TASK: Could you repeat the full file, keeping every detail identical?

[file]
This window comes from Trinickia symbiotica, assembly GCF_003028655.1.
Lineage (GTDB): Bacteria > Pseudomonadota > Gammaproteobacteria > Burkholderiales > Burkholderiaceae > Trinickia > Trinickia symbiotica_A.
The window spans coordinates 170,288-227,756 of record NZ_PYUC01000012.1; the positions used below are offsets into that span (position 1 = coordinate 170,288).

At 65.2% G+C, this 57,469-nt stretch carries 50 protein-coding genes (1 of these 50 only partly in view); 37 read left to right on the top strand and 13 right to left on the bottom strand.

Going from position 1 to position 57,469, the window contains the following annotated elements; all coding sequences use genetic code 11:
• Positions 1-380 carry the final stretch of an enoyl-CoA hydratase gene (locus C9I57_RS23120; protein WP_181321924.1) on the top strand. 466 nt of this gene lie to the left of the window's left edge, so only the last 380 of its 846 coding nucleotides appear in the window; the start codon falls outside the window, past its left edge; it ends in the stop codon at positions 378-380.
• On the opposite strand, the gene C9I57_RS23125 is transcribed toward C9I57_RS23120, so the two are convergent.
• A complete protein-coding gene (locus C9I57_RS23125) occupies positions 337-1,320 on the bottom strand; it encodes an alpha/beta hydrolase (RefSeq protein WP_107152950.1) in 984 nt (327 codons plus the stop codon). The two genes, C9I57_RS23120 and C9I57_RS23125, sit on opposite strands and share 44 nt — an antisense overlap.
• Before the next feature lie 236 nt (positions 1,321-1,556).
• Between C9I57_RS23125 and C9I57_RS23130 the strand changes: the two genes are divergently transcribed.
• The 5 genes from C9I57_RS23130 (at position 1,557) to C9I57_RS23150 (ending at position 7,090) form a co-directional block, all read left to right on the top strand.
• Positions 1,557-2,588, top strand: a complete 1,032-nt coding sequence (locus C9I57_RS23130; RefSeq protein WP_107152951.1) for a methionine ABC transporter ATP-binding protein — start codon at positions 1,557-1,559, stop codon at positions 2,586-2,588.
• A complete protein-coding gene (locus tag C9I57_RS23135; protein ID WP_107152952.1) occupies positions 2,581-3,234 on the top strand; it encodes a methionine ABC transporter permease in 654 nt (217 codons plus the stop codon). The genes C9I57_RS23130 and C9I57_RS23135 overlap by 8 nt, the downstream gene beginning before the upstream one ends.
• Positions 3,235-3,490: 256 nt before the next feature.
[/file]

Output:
This window comes from Trinickia symbiotica, assembly GCF_003028655.1.
Lineage (GTDB): Bacteria > Pseudomonadota > Gammaproteobacteria > Burkholderiales > Burkholderiaceae > Trinickia > Trinickia symbiotica_A.
The window spans coordinates 170,288-227,756 of record NZ_PYUC01000012.1; the positions used below are offsets into that span (position 1 = coordinate 170,288).

At 65.2% G+C, this 57,469-nt stretch carries 50 protein-coding genes (1 of these 50 only partly in view); 37 read left to right on the top strand and 13 right to left on the bottom strand.

Going from position 1 to position 57,469, the window contains the following annotated elements; all coding sequences use genetic code 11:
• Positions 1-380 carry the final stretch of an enoyl-CoA hydratase gene (locus C9I57_RS23120; protein WP_181321924.1) on the top strand. 466 nt of this gene lie to the left of the window's left edge, so only the last 380 of its 846 coding nucleotides appear in the window; the start codon falls outside the window, past its left edge; it ends in the stop codon at positions 378-380.
• On the opposite strand, the gene C9I57_RS23125 is transcribed toward C9I57_RS23120, so the two are convergent.
• A complete protein-coding gene (locus C9I57_RS23125) occupies positions 337-1,320 on the bottom strand; it encodes an alpha/beta hydrolase (RefSeq protein WP_107152950.1) in 984 nt (327 codons plus the stop codon). The two genes, C9I57_RS23120 and C9I57_RS23125, sit on opposite strands and share 44 nt — an antisense overlap.
• Before the next feature lie 236 nt (positions 1,321-1,556).
• Between C9I57_RS23125 and C9I57_RS23130 the strand changes: the two genes are divergently transcribed.
• The 5 genes from C9I57_RS23130 (at position 1,557) to C9I57_RS23150 (ending at position 7,090) form a co-directional block, all read left to right on the top strand.
• Positions 1,557-2,588, top strand: a complete 1,032-nt coding sequence (locus C9I57_RS23130; RefSeq protein WP_107152951.1) for a methionine ABC transporter ATP-binding protein — start codon at positions 1,557-1,559, stop codon at positions 2,586-2,588.
• A complete protein-coding gene (locus tag C9I57_RS23135; protein ID WP_107152952.1) occupies positions 2,581-3,234 on the top strand; it encodes a methionine ABC transporter permease in 654 nt (217 codons plus the stop codon). The genes C9I57_RS23130 and C9I57_RS23135 overlap by 8 nt, the downstream gene beginning before the upstream one ends.
• Positions 3,235-3,490: 256 nt before the next feature.